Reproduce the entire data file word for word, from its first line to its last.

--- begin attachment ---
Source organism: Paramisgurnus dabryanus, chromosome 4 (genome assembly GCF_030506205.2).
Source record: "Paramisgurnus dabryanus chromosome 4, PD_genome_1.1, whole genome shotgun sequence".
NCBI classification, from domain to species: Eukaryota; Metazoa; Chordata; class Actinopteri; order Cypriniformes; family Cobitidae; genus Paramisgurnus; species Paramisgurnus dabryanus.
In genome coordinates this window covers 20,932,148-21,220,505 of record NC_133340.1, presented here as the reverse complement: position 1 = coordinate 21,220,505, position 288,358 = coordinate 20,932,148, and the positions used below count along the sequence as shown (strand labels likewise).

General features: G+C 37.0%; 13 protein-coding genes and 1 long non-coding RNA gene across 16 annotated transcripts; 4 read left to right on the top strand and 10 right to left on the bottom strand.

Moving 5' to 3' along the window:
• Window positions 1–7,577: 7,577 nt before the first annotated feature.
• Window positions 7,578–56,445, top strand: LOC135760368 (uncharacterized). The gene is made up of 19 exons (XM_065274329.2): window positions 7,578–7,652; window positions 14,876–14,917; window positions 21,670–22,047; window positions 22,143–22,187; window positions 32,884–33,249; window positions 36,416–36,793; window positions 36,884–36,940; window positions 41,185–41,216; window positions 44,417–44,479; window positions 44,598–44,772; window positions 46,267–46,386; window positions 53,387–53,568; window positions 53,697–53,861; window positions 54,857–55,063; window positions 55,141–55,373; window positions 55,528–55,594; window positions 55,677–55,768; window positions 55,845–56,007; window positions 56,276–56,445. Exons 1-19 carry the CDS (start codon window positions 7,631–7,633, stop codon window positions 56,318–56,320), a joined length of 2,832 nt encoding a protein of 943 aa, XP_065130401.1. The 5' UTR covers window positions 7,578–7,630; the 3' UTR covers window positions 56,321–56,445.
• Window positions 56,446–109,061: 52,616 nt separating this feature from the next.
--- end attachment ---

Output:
Source organism: Paramisgurnus dabryanus, chromosome 4 (genome assembly GCF_030506205.2).
Source record: "Paramisgurnus dabryanus chromosome 4, PD_genome_1.1, whole genome shotgun sequence".
NCBI classification, from domain to species: Eukaryota; Metazoa; Chordata; class Actinopteri; order Cypriniformes; family Cobitidae; genus Paramisgurnus; species Paramisgurnus dabryanus.
In genome coordinates this window covers 20,932,148-21,220,505 of record NC_133340.1, presented here as the reverse complement: position 1 = coordinate 21,220,505, position 288,358 = coordinate 20,932,148, and the positions used below count along the sequence as shown (strand labels likewise).

General features: G+C 37.0%; 13 protein-coding genes and 1 long non-coding RNA gene across 16 annotated transcripts; 4 read left to right on the top strand and 10 right to left on the bottom strand.

Moving 5' to 3' along the window:
• Window positions 1–7,577: 7,577 nt before the first annotated feature.
• Window positions 7,578–56,445, top strand: LOC135760368 (uncharacterized). The gene is made up of 19 exons (XM_065274329.2): window positions 7,578–7,652; window positions 14,876–14,917; window positions 21,670–22,047; window positions 22,143–22,187; window positions 32,884–33,249; window positions 36,416–36,793; window positions 36,884–36,940; window positions 41,185–41,216; window positions 44,417–44,479; window positions 44,598–44,772; window positions 46,267–46,386; window positions 53,387–53,568; window positions 53,697–53,861; window positions 54,857–55,063; window positions 55,141–55,373; window positions 55,528–55,594; window positions 55,677–55,768; window positions 55,845–56,007; window positions 56,276–56,445. Exons 1-19 carry the CDS (start codon window positions 7,631–7,633, stop codon window positions 56,318–56,320), a joined length of 2,832 nt encoding a protein of 943 aa, XP_065130401.1. The 5' UTR covers window positions 7,578–7,630; the 3' UTR covers window positions 56,321–56,445.
• Window positions 56,446–109,061: 52,616 nt separating this feature from the next.